Toyota Yaris and BMW 130i appealing – Road Test | Drivesouth New & Used Cars , Motoring News , Reviews

31 Jan 2015 | Author: | Comments Off on Toyota Yaris and BMW 130i appealing – Road Test | Drivesouth New & Used Cars , Motoring News , Reviews

Toyota Yaris and BMW 130i appealing

By David Thomson on Sat, 25 Nov 2006


Toyota has avoided the ugly-duckling looks of the Echo sedan with its conservatively-styled successor, the Yaris 1.5-litre saloon.

The Yaris four-door is only 65mm shorter and 10cm lower than a Corolla sedan and this along with clever design has delivered a cavernous interior by class standards. There is, for example, sufficient legroom in the Yaris sedan to allow 1.83m passengers to travel one behind the other in comfort. The boot, meantime, will swallow a staggering 475 litres of kit.

The interior is also neatly styled and well-finished in typical Toyota fashion. Air conditioning, power windows, a factory MP3-compatible CD-sound system, remote locking, power mirrors, dual airbags and antilock brakes are all standard. Handy features such as decent-sized pop-forward drink holders on either side of the dash also impressed.

Thus specified, the Yaris sedan lists at $24,170.

There is a four-speed automatic for $26,080, and a further six airbags can also be added to either variant as a $1200 option.

Most Yaris sedans are likely to be bought by older folk, and perhaps used mainly as round-town transport, and the test car gave no cause for complaint in this role. It also showed well when pressed into service unexpectedly for a 600km highway journey.

While no performance king, the 80kW/140Nm 1.5-litre VVTi engine provides adequate pep for everyday motoring as long as good use is made of the gearbox for passing and on medium to steep gradients. Sitting on 185/60 rubber, the car also manages to keep the driver in touch with the road through the steering to an extent that many larger and faster vehicles cannot match. Handling is crisp and predictable, with some body roll and an inbuilt tendency to understeer.

Equally importantly, open-road ride quality is very good, and noise levels quite low for a vehicle of this type.

Well done Toyota, both for consigning the awful looks of the old Echo sedan to the past, and for providing such a spacious and capable successor.


Knocking the BMW 1-series is a fashionable sport in some quarters: oddly proportioned, and excessively cramped in both the back seats and the boot, claim the naysayers.

They have a point, but in making it they also miss one: the 1-series brings to small-car design traditional BMW dynamic values associated with rear drive and a straight-six engine mounted longitudinally (lengthways) in the engine bay.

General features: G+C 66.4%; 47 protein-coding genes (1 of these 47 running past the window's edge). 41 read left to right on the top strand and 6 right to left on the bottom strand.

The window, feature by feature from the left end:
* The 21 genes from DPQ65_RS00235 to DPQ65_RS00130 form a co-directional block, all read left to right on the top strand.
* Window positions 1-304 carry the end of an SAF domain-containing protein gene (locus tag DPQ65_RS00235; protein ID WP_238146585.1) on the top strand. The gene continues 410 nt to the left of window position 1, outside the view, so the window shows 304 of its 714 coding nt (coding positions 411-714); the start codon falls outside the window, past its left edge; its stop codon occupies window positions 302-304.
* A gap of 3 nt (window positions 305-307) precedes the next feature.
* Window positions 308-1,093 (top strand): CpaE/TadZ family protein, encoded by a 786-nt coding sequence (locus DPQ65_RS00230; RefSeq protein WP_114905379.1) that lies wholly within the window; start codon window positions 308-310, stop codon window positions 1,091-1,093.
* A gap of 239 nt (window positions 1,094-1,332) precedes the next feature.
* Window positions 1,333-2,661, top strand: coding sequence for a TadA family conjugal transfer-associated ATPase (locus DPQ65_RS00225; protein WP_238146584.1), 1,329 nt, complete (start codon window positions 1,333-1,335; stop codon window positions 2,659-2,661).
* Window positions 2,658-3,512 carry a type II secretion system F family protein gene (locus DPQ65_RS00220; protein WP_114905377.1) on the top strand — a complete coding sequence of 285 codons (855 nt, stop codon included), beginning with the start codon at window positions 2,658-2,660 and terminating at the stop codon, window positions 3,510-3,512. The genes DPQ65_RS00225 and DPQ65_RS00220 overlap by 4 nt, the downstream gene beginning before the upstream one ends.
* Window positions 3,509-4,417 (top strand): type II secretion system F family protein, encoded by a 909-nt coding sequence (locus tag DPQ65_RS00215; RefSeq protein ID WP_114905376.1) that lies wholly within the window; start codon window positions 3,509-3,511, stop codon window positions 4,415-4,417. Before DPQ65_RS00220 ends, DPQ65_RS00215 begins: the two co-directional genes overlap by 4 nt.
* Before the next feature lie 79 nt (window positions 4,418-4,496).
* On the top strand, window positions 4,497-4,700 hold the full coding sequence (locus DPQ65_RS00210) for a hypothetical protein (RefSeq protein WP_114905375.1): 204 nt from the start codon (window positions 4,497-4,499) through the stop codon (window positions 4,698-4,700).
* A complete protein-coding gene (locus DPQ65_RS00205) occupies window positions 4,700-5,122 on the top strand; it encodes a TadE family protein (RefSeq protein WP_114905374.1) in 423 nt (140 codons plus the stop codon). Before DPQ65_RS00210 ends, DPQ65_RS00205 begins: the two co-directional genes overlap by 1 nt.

Enter the flagship 130i Sport, powered by an electronically-controlled six cylinder 3-litre engine, and using either a six-speed manual or, as tested, a six-speed steptronic automatic gearbox.

The 130i driving experience is centred around the raw performance unleashed by a 195kW/312Nm engine in a small car, and its interaction with rear-drive dynamics.

BMW 1-Series

Paddle shifts on the steering column allow the driver to control gear changes even on the automatic, and with a 0-100kmh time of 6.3sec and regulated top speed of 250kmh, the 130i Sport is certainly quick.

Its traction and stability control keep the 130i Sport on a leash without feeling overly intrusive, but the car is even more fun with the electronic aids off.

Excellent turn-in throttle response and the ability to balance the car precisely on the accelerator come into their own on twisty roads.

The 205/50 front and 225/45 rear tyres provide tenacious grip, and when the limits of that grip are breached under hard acceleration the shift to oversteer is progressive.

At speed, the suspension also does a far finer job of sponging away the mid-corner bumps than one might expect, given the car’s unyeilding (and rather noisy) low-speed ride.

The experience of driving a powerful, sharp-handling car hard is crowned by a nice aural touch thanks to a special valve that activates under hard acceleration to give an extra snarl to the exhaust note.

Amid a stack of interior features – leather trim, dual-mode climate control, a multi-stack sound system, cruise control, and so on – snug front seats with manually-adjustable under-thigh support were especially appreciated.

The 130i Sport is both a worthy flagship, and also a car good enough to justify BMW’s somewhat controversial approach to the whole 1-series range.

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